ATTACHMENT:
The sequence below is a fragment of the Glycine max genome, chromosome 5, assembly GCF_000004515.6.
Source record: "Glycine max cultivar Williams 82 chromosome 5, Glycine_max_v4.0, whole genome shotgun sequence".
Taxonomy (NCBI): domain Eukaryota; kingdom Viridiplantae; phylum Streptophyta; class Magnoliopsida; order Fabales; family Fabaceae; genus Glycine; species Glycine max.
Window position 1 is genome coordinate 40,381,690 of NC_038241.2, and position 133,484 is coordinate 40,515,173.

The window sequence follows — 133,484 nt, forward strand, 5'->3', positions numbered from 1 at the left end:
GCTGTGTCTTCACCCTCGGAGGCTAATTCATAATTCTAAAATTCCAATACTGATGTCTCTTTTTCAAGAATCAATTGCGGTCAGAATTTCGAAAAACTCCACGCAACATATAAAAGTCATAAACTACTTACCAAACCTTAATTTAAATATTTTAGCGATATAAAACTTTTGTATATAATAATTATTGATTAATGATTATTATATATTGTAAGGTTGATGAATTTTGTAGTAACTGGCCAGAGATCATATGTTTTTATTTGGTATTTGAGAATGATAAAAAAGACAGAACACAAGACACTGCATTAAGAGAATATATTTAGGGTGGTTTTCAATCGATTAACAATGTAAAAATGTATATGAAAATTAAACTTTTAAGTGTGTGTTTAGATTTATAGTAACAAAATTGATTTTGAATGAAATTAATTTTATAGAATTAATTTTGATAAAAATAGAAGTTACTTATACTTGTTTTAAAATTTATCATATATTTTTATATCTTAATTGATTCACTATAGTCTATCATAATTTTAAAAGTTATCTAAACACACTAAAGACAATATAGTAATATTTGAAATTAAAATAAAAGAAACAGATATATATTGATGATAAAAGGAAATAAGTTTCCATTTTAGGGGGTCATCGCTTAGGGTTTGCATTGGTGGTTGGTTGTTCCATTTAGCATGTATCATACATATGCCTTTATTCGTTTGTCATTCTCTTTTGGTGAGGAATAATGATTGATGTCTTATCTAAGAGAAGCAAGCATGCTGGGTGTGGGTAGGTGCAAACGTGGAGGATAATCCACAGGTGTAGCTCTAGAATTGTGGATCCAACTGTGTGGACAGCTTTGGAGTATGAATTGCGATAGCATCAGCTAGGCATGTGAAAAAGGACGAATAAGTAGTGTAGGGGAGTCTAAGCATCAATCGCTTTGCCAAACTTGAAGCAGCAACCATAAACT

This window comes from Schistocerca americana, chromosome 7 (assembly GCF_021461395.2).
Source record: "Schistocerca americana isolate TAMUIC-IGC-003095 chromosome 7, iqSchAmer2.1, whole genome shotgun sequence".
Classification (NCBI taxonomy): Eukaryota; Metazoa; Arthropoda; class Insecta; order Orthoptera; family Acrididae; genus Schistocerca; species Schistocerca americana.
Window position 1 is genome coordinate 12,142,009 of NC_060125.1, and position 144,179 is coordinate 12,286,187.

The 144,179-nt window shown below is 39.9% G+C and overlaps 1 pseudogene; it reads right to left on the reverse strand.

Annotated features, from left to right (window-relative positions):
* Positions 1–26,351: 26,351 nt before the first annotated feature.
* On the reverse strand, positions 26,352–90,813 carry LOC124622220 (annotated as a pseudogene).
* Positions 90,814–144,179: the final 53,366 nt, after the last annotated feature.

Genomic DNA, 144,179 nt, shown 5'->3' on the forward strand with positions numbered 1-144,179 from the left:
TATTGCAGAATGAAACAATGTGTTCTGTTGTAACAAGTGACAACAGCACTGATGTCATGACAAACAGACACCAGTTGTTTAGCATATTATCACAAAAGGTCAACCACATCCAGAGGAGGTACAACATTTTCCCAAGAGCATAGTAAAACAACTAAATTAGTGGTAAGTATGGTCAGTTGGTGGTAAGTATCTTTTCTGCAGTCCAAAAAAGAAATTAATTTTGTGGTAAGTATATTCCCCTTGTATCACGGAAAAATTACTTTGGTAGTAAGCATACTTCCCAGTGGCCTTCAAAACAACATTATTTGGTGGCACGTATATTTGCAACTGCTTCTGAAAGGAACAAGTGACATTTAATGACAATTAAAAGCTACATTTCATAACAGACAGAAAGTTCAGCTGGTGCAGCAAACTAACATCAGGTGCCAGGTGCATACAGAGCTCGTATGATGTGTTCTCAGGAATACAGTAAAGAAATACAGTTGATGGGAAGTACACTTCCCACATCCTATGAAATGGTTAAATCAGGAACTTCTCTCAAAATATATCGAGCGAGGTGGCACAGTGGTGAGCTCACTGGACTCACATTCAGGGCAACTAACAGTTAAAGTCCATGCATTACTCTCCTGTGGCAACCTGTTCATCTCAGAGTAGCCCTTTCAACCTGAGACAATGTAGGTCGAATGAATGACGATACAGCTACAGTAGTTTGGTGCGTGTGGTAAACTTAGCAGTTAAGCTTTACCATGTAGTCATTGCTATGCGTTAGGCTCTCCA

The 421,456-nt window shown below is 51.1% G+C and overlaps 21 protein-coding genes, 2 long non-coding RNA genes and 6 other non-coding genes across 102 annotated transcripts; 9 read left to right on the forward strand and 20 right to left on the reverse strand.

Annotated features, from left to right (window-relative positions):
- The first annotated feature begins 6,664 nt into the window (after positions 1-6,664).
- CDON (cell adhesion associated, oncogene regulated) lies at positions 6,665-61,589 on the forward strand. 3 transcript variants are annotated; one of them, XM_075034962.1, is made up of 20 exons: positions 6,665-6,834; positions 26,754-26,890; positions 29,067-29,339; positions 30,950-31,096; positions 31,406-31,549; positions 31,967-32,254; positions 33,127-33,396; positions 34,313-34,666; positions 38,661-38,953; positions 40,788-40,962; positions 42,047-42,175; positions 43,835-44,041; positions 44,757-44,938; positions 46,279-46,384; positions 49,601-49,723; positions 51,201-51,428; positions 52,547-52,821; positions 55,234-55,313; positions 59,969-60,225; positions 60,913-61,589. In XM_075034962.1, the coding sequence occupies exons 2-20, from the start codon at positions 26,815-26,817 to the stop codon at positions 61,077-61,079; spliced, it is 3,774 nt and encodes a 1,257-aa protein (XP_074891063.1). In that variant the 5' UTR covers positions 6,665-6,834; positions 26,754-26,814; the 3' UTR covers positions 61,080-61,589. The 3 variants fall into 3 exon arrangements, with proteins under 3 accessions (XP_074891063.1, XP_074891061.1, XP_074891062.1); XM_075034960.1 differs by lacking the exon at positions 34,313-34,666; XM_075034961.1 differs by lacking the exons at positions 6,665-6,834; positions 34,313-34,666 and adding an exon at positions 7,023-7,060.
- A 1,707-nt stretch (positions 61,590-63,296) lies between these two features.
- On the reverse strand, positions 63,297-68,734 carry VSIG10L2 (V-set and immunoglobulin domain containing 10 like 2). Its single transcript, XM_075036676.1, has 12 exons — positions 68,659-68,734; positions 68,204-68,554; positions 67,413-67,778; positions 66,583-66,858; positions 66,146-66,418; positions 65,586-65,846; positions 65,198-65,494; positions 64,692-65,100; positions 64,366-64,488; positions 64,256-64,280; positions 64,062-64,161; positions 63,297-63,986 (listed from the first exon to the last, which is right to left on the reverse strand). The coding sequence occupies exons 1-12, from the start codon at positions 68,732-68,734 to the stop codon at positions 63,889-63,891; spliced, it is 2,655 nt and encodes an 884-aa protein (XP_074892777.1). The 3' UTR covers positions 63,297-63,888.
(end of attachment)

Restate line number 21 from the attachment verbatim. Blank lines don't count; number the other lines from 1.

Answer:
- CDON (cell adhesion associated, oncogene regulated) lies at positions 6,665-61,589 on the forward strand. 3 transcript variants are annotated; one of them, XM_075034962.1, is made up of 20 exons: positions 6,665-6,834; positions 26,754-26,890; positions 29,067-29,339; positions 30,950-31,096; positions 31,406-31,549; positions 31,967-32,254; positions 33,127-33,396; positions 34,313-34,666; positions 38,661-38,953; positions 40,788-40,962; positions 42,047-42,175; positions 43,835-44,041; positions 44,757-44,938; positions 46,279-46,384; positions 49,601-49,723; positions 51,201-51,428; positions 52,547-52,821; positions 55,234-55,313; positions 59,969-60,225; positions 60,913-61,589. In XM_075034962.1, the coding sequence occupies exons 2-20, from the start codon at positions 26,815-26,817 to the stop codon at positions 61,077-61,079; spliced, it is 3,774 nt and encodes a 1,257-aa protein (XP_074891063.1). In that variant the 5' UTR covers positions 6,665-6,834; positions 26,754-26,814; the 3' UTR covers positions 61,080-61,589. The 3 variants fall into 3 exon arrangements, with proteins under 3 accessions (XP_074891063.1, XP_074891061.1, XP_074891062.1); XM_075034960.1 differs by lacking the exon at positions 34,313-34,666; XM_075034961.1 differs by lacking the exons at positions 6,665-6,834; positions 34,313-34,666 and adding an exon at positions 7,023-7,060.